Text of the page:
Ask your real estate agent for the names of service providers — like plumbers, electricians and handymen — with good reputations that you can depend on for ongoing property maintenance. Try to use smaller “mom-and-pop” companies; they often have better pricing and tend to be more honest about the actual repairs needed. Larger companies have been known to tell long-distance landlords that they need a whole new water heater, AC unit or roof, when less expensive home repairs or replacements might have done just fine.
If possible, you’ll want to contact the recommended service providers before you close, introduce yourself and tell them you’d like to use their services for your investment property. Be sure to ask what forms of payment they accept, as most service providers like to be paid when they finish the job.
3. Manage the property yourself.
It’s not very difficult to make the necessary calls as problems arise, but if you find that landlord duties such as managing repairs and collecting rents is becoming too stressful, ask your real estate agent if his or her company provides property management services. The monthly fee for property management will range from 10 to 12 percent of the rent.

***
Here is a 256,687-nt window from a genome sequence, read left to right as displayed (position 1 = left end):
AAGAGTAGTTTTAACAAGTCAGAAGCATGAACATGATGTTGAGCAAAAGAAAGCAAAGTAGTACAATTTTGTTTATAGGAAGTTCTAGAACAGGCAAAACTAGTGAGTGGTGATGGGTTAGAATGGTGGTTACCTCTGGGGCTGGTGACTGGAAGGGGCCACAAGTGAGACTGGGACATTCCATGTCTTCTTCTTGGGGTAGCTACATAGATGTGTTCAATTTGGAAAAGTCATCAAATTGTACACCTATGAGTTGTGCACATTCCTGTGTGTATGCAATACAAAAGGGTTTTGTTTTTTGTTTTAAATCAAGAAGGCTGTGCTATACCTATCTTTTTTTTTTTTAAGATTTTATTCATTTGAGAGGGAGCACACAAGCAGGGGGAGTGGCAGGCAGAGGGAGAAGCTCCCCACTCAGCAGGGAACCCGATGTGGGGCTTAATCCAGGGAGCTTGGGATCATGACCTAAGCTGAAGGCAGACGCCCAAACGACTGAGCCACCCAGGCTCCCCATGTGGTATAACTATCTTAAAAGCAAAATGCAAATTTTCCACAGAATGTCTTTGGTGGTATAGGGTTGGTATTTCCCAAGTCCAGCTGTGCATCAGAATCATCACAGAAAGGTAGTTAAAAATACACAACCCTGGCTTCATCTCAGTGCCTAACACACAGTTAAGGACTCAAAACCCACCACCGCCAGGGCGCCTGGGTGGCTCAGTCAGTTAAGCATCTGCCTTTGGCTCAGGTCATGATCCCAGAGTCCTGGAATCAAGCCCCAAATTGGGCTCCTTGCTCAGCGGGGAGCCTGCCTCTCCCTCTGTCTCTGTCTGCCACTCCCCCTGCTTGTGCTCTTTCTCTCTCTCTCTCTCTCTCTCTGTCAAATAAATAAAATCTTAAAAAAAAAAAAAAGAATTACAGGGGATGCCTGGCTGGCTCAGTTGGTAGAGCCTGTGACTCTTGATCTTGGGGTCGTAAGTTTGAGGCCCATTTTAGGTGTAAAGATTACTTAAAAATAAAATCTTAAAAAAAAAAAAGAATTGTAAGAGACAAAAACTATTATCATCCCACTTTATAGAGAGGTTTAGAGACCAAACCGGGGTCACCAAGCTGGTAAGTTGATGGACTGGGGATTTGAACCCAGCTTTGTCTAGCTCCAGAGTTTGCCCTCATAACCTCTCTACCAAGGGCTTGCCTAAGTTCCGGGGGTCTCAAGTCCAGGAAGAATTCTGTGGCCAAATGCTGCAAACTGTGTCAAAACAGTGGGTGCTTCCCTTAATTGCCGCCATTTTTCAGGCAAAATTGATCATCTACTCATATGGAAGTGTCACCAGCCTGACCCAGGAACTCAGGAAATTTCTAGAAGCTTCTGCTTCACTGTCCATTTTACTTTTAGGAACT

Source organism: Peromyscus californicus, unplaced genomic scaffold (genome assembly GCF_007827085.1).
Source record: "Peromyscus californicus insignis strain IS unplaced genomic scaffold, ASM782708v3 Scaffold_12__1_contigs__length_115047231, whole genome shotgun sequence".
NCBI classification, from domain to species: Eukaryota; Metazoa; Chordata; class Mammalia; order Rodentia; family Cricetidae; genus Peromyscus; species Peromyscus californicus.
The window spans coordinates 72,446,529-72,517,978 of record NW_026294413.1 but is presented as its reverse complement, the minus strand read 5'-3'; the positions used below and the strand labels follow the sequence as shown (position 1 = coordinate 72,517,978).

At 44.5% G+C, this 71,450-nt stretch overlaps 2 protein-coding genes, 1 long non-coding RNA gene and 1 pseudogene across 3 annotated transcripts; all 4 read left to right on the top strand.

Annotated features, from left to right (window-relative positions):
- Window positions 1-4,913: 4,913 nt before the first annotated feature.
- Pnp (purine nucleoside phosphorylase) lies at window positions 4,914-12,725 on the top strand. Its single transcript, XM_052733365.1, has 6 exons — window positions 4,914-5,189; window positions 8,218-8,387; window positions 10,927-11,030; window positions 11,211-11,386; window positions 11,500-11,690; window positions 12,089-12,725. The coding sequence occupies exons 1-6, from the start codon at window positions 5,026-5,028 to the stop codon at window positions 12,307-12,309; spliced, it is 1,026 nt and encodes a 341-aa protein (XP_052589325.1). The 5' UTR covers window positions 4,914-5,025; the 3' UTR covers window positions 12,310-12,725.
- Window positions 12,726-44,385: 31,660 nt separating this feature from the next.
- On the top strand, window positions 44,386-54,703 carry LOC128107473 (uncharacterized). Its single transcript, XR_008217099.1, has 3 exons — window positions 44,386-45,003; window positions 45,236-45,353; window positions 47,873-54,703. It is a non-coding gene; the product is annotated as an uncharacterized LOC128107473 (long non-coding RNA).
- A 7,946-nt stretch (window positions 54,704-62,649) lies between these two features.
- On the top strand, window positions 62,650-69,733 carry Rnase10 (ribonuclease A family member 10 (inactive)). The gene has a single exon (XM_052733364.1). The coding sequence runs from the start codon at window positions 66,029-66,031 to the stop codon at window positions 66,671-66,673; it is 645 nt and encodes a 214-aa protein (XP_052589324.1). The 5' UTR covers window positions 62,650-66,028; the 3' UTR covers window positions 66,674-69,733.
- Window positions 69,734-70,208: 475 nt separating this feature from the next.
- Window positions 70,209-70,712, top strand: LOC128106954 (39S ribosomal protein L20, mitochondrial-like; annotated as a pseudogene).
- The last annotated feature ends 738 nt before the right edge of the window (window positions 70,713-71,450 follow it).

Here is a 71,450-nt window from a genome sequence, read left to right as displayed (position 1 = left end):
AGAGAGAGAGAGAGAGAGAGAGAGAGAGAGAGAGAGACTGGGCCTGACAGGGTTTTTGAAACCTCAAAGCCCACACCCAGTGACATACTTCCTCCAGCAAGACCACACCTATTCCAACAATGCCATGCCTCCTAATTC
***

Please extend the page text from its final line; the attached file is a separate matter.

4. Automate or simplify rent collection.
There are a couple of ways to handle collecting rents on time. Some tenants can have their rent automatically deposited into your bank account. I have two Navy tenants who have the rent deducted from their pay on the first of the month and immediately deposited to my account. Most banks let you transfer money online between accounts as well.
You can also have tenants deposit the money into an account at a local bank — you’ll get the rent faster than if they mailed you a check. To encourage timely payment, send them an email or text reminder as the first of the month approaches.
Once you’ve rehabbed the property and your tenants are in place, your rental should run on autopilot for quite awhile. If your tenant calls with an occasional repair problem, you can simply pick up the phone and contact one of the service providers on your list.
In sum, there are many advantages to buying long-distance real estate, and while there are some disadvantages, they can be easily handled if you’ve done your initial research and set up a network of reliable resources.
This information was originally published on Auction.com, LLC, the nation’s leading online real estate marketplace. Founded in 2008, the company has sold nearly $20 billion in assets since 2010. Auction.com has more than 900 employees and offices in Irvine and Silicon Valley, California as well as offices in Atlanta, Austin, Denver, Miami and Newport Beach. Visit us at www.auction.com, or on Twitter, Facebook and LinkedIn.